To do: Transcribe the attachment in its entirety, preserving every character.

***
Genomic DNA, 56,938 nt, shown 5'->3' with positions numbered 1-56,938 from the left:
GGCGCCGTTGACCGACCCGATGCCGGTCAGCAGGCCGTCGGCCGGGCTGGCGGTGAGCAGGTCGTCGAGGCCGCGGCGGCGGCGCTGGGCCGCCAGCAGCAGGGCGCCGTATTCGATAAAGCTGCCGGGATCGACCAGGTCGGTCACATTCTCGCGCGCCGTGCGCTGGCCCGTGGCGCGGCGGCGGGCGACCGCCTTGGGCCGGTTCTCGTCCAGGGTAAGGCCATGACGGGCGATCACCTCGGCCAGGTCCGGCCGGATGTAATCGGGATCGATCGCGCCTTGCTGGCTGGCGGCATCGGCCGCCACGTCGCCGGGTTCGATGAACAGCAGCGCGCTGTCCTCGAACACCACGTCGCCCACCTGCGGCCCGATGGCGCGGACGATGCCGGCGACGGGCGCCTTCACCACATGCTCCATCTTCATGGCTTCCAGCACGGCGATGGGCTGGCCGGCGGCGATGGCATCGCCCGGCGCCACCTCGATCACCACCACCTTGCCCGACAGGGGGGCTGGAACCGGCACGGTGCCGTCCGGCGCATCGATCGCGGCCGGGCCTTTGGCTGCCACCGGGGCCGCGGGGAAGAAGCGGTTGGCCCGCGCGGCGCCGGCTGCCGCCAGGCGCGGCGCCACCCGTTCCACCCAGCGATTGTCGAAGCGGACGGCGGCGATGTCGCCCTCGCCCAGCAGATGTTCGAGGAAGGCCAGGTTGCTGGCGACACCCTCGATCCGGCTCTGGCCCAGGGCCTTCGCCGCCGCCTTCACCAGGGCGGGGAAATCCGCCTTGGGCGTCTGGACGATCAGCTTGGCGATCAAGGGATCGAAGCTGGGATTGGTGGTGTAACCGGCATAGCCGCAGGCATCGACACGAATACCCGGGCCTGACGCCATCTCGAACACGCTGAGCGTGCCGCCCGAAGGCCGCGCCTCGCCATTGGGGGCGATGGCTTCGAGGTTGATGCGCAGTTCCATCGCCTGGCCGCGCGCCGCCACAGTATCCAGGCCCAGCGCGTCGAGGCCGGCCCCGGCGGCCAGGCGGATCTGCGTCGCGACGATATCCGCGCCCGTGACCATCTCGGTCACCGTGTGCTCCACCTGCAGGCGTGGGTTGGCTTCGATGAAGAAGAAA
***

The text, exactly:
Genomic DNA, 56,938 nt, shown 5'->3' with positions numbered 1-56,938 from the left:
GGCGCCGTTGACCGACCCGATGCCGGTCAGCAGGCCGTCGGCCGGGCTGGCGGTGAGCAGGTCGTCGAGGCCGCGGCGGCGGCGCTGGGCCGCCAGCAGCAGGGCGCCGTATTCGATAAAGCTGCCGGGATCGACCAGGTCGGTCACATTCTCGCGCGCCGTGCGCTGGCCCGTGGCGCGGCGGCGGGCGACCGCCTTGGGCCGGTTCTCGTCCAGGGTAAGGCCATGACGGGCGATCACCTCGGCCAGGTCCGGCCGGATGTAATCGGGATCGATCGCGCCTTGCTGGCTGGCGGCATCGGCCGCCACGTCGCCGGGTTCGATGAACAGCAGCGCGCTGTCCTCGAACACCACGTCGCCCACCTGCGGCCCGATGGCGCGGACGATGCCGGCGACGGGCGCCTTCACCACATGCTCCATCTTCATGGCTTCCAGCACGGCGATGGGCTGGCCGGCGGCGATGGCATCGCCCGGCGCCACCTCGATCACCACCACCTTGCCCGACAGGGGGGCTGGAACCGGCACGGTGCCGTCCGGCGCATCGATCGCGGCCGGGCCTTTGGCTGCCACCGGGGCCGCGGGGAAGAAGCGGTTGGCCCGCGCGGCGCCGGCTGCCGCCAGGCGCGGCGCCACCCGTTCCACCCAGCGATTGTCGAAGCGGACGGCGGCGATGTCGCCCTCGCCCAGCAGATGTTCGAGGAAGGCCAGGTTGCTGGCGACACCCTCGATCCGGCTCTGGCCCAGGGCCTTCGCCGCCGCCTTCACCAGGGCGGGGAAATCCGCCTTGGGCGTCTGGACGATCAGCTTGGCGATCAAGGGATCGAAGCTGGGATTGGTGGTGTAACCGGCATAGCCGCAGGCATCGACACGAATACCCGGGCCTGACGCCATCTCGAACACGCTGAGCGTGCCGCCCGAAGGCCGCGCCTCGCCATTGGGGGCGATGGCTTCGAGGTTGATGCGCAGTTCCATCGCCTGGCCGCGCGCCGCCACAGTATCCAGGCCCAGCGCGTCGAGGCCGGCCCCGGCGGCCAGGCGGATCTGCGTCGCGACGATATCCGCGCCCGTGACCATCTCGGTCACCGTGTGCTCCACCTGCAGGCGTGGGTTGGCTTCGATGAAGAAGAAA